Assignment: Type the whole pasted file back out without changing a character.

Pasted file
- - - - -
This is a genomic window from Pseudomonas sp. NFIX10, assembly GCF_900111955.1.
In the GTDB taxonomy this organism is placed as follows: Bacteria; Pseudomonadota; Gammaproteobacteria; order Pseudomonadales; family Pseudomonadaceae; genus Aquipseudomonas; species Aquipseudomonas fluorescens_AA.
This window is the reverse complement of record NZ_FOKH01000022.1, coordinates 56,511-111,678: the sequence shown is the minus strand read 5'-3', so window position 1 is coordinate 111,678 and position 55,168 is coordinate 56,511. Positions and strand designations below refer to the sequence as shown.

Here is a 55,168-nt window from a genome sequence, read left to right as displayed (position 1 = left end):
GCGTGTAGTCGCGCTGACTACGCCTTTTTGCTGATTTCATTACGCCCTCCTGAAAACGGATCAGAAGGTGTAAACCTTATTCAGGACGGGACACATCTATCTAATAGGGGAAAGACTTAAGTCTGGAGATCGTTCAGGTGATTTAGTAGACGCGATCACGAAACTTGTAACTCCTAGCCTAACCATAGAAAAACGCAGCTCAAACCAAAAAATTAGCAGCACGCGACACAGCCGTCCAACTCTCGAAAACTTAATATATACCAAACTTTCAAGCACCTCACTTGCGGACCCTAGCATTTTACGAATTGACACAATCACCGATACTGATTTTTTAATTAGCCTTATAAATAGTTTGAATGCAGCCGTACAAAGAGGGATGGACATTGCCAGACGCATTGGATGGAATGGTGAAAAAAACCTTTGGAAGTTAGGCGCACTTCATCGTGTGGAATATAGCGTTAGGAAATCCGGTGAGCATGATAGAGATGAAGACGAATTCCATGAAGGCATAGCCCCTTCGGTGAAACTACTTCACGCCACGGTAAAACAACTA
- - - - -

This is a genomic window from Pseudomonas sp. NFIX10, assembly GCF_900111955.1.
In the GTDB taxonomy this organism is placed as follows: Bacteria; Pseudomonadota; Gammaproteobacteria; order Pseudomonadales; family Pseudomonadaceae; genus Aquipseudomonas; species Aquipseudomonas fluorescens_AA.
This window is the reverse complement of record NZ_FOKH01000022.1, coordinates 56,511-111,678: the sequence shown is the minus strand read 5'-3', so window position 1 is coordinate 111,678 and position 55,168 is coordinate 56,511. Positions and strand designations below refer to the sequence as shown.

Here is a 55,168-nt window from a genome sequence, read left to right as displayed (position 1 = left end):
GCGTGTAGTCGCGCTGACTACGCCTTTTTGCTGATTTCATTACGCCCTCCTGAAAACGGATCAGAAGGTGTAAACCTTATTCAGGACGGGACACATCTATCTAATAGGGGAAAGACTTAAGTCTGGAGATCGTTCAGGTGATTTAGTAGACGCGATCACGAAACTTGTAACTCCTAGCCTAACCATAGAAAAACGCAGCTCAAACCAAAAAATTAGCAGCACGCGACACAGCCGTCCAACTCTCGAAAACTTAATATATACCAAACTTTCAAGCACCTCACTTGCGGACCCTAGCATTTTACGAATTGACACAATCACCGATACTGATTTTTTAATTAGCCTTATAAATAGTTTGAATGCAGCCGTACAAAGAGGGATGGACATTGCCAGACGCATTGGATGGAATGGTGAAAAAAACCTTTGGAAGTTAGGCGCACTTCATCGTGTGGAATATAGCGTTAGGAAATCCGGTGAGCATGATAGAGATGAAGACGAATTCCATGAAGGCATAGCCCCTTCGGTGAAACTACTTCACGCCACGGTAAAACAACTA